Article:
Monday, December 10, 2007

Jeremy Steig @ Cornelia Street Café, New York, November 17, 2007

The music started with Jeremy Steig playing the well-known bass line of Miles Davis’ ‘All Blues’ on the flute. The small downstairs room in Cornelia Street Café became quiet except for the low sound of the flute. People here had come to listen to Jeremy Steig and were now putting down their wine glasses to hear the sensitive start of the concert. Soon the bass and drums joined in and the music settled into a moderate swing.

It was evident from the very beginning that the musicians were in a great shape tonight and that we in the audience were in for a treat. Jeremy Steig was accompanied by the veteran bassist Ron McClure whose credentials span playing with a host of jazz greats on his acoustic bass to providing the electric foundation to the legendary jazz-rock band Blood, Sweat & Tears. The drummer was a younger, but no less musical talent Gerald Cleaver.

‘All Blues’ set the stage for things to come, which would combine modern jazz standards, such as ‘Nardis’, ‘Yesterdays’, ‘Billie’s Bounce’ and ‘Solar’, with adventures into Steig’s own music, free improvisation and, as it turned out, Eastern tones, Jeremy flaunting his breathy sound and wild runs accentuated with fast double-tonguing with a flair.

That night Ron McClure would be at his best, melodic and bluesy even when venturing outside to more avant garde forms. His tone was thick and sweet whether he played solid bass lines or wandered up the neck of his big wooden instrument. Throughout the evening, Gerald Cleaver proved himself to be a highly musical percussionist, listening closely to his partners and sensitively inserting nuanced commentary in reaction to their playing.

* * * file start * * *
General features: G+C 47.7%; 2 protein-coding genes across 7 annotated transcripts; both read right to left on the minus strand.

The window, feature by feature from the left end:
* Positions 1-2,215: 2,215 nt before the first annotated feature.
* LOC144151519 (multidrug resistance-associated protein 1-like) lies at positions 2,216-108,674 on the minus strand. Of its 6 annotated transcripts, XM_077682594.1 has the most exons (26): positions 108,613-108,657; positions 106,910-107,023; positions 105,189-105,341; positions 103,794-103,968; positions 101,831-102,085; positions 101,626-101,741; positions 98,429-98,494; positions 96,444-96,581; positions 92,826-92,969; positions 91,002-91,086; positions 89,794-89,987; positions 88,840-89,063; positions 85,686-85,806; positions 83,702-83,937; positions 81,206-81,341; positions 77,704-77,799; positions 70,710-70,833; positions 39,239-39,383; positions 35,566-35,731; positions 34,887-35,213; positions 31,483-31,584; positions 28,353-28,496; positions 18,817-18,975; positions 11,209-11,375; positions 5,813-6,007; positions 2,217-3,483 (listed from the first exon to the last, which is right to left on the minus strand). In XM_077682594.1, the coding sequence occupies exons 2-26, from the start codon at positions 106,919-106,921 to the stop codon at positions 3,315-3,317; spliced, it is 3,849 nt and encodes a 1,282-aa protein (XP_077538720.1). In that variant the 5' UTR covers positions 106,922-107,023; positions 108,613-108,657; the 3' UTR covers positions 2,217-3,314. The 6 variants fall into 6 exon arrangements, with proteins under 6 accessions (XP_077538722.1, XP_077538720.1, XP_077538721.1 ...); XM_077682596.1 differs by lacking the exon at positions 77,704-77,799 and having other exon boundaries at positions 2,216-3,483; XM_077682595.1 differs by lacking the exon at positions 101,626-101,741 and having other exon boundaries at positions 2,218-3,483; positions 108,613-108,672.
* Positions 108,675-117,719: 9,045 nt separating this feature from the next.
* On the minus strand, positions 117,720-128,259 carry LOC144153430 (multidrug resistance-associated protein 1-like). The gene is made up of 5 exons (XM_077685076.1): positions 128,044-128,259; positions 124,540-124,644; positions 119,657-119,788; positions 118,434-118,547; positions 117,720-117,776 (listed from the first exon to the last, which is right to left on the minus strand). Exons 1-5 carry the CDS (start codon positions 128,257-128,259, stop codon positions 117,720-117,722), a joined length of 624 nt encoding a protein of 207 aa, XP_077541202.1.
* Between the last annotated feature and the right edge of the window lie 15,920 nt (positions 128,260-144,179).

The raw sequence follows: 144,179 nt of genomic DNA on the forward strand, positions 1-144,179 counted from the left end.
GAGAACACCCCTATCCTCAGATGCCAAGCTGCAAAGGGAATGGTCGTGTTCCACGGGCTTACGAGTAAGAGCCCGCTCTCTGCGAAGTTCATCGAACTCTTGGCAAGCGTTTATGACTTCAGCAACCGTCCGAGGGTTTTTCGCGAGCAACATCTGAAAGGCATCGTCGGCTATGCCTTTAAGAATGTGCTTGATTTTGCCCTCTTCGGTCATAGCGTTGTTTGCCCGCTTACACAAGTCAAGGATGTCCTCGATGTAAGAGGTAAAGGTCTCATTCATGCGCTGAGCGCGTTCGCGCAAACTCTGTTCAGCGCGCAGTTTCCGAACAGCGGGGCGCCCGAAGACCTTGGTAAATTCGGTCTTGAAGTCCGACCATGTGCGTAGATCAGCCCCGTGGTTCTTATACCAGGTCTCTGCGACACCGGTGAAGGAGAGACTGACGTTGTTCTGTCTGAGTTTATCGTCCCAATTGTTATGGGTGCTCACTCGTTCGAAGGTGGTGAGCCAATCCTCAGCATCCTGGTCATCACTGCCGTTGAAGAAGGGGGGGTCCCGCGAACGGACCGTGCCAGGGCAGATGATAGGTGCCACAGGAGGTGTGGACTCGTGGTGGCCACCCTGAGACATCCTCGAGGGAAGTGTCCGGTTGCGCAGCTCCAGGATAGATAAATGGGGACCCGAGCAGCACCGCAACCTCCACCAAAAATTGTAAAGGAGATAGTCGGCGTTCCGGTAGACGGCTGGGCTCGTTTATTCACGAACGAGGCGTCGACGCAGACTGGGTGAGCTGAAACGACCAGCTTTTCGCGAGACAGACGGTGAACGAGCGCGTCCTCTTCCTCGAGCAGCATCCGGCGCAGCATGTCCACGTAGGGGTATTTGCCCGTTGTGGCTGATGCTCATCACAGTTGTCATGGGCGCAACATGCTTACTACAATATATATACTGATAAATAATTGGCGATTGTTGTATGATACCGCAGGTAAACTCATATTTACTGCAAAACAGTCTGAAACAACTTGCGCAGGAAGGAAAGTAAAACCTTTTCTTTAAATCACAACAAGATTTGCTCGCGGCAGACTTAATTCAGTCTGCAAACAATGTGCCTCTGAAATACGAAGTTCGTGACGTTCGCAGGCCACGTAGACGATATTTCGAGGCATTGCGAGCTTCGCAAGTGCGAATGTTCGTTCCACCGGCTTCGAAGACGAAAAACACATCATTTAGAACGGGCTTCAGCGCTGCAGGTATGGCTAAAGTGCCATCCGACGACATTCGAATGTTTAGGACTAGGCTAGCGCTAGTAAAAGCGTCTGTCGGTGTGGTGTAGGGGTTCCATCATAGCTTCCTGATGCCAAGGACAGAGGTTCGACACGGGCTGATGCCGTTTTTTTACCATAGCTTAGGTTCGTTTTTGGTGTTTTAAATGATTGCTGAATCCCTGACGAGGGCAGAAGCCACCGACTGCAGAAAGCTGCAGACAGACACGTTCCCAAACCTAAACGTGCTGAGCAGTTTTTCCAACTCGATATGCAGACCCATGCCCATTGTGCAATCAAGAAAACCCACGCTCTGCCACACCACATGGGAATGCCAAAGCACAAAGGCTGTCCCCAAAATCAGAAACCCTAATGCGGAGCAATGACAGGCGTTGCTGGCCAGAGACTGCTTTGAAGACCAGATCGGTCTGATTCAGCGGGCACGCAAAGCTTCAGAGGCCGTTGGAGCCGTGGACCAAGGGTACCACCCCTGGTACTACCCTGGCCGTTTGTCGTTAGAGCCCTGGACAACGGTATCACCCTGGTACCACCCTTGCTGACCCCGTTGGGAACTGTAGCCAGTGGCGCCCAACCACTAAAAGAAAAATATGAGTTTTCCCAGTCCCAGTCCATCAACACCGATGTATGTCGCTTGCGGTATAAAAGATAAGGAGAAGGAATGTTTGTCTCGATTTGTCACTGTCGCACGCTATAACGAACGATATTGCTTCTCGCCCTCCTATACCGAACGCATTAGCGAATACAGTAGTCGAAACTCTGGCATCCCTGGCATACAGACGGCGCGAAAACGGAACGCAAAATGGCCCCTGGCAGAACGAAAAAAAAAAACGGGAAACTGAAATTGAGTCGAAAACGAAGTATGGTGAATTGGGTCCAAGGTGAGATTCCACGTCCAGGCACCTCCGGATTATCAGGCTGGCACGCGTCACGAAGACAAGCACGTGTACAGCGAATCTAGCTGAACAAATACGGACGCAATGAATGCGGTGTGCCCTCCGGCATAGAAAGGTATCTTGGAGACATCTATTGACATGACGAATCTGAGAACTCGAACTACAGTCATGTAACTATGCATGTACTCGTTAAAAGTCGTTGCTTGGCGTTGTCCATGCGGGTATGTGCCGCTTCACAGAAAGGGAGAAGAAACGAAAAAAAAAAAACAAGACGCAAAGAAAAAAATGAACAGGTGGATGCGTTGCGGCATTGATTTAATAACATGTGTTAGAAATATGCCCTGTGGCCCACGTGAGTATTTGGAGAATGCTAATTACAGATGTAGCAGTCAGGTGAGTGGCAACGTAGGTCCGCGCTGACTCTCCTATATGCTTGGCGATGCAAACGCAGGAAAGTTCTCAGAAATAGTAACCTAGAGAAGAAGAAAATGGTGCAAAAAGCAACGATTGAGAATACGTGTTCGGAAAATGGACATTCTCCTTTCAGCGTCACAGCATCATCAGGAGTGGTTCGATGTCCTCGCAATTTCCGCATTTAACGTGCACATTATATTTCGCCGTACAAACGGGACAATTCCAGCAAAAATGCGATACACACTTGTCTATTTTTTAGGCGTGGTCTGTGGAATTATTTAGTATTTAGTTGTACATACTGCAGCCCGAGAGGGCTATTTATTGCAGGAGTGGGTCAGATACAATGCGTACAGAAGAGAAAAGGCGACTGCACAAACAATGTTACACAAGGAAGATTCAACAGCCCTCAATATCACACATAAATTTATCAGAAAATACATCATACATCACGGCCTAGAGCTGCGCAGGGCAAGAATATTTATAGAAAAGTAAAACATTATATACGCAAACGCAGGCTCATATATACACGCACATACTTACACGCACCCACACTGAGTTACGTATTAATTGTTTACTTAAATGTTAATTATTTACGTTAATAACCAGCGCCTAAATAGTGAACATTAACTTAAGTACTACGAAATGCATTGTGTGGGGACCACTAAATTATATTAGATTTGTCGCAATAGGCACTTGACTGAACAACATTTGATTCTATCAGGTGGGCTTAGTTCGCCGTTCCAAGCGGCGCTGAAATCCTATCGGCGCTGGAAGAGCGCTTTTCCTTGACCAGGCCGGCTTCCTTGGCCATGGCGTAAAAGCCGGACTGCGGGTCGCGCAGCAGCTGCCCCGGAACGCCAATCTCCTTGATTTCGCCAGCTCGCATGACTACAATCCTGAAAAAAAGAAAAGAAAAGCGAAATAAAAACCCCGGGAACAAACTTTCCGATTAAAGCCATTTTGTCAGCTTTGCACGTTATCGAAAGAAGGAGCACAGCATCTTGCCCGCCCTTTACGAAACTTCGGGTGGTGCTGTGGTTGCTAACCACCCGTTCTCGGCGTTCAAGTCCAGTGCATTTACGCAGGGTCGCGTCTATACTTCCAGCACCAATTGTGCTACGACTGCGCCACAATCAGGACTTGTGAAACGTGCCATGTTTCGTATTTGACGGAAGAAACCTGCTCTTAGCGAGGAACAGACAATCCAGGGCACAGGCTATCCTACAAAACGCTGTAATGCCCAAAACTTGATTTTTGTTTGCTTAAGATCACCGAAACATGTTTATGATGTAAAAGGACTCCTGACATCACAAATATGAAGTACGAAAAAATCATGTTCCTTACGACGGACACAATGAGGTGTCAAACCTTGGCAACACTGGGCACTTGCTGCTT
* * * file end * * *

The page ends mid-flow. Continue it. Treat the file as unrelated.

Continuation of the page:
For me personally, this was close to perfection. I vividly recall the times when as a teenager in the Helsinki suburbs I would sit for hours after school listening to jazz records with a classmate. Both Kittis and I were aspiring flutists and Jeremy Steig was one of our utmost idols. We would listen to the classic recording, ‘What’s New’, he made with Bill Evans in 1969. But our real favourites were his own more experimental and funky recordings, such as ‘Wayfaring Stranger’ and ‘Legwork’. I couldn’t have imagined that decades later I’d be sitting in an intimate space in the Greenwich Village listening to Jeremy play at a close range.

It turned out that I was not the only one having a similar experience. Turning to talk to my neighbour, she responded in a German accent that she, too, was a great Jeremy Steig fan for many years. Ela was a flute teacher from Germany now studying jazz in New York under Jamie Baum.

At times, Steig would use his trademark trick of singing along with his playing. Alongside Rahsaan Roland Kirk and Jethro Tull’s Ian Anderson, Jeremy has been using this technique for years. However, he does not only use it to create an effect or to make the flute sound raunchier. His way of playing and singing the overtones adds unexpectedly complex harmonies to the music.

Suddenly there was an unforeseen surprise. Jeremy Steig announced that Badal Roy was in the audience and would join the band on stage. The famed Indian tabla master was an old friend of Jeremy’s and had just shown up at the club (during the break, Jeremy’s wife Asako confirmed that they had had no idea Roy would be here). This encounter resulted in a lengthy improvised session between the four musicians that invoked lovely and breezy tones from the South Asian subcontinent.

One of the most memorable moments of the second set was a moody rendition of the standard ‘Willow Weep for Me’, a mellow tune that is especially suited for the flute. On a couple of occasions, Jeremy brought out the long curved bass flute to add its deep haunting tones to the evening’s repertoire. He would play a brisk walking bass on the flute setting the room into a swinging mood. Then McClure would pick it up with the double bass switching roles with the leader who in turn would now play the lead. It is amazing how the trio – with the temporary addition of the tabla – could create such a broad soundscape with such sparse and fully acoustic instrumentation. This surely is a lesson that many younger musicians should remember.

This evening also marked the pre-release of Jeremy Steig’s new CD, ‘Pterodactyl’, which he recorded alone overdubbing various flutes and blowing into bottles. It is, as he himself says in the liner notes, “the closest you will come to seeing the inner workings of [Jeremy Steig’s] musical mind.” In my mind, the record, like the concert, is evidence of Jeremy Steig’s originality and continuous innovation.

© Juha Uitto 2007

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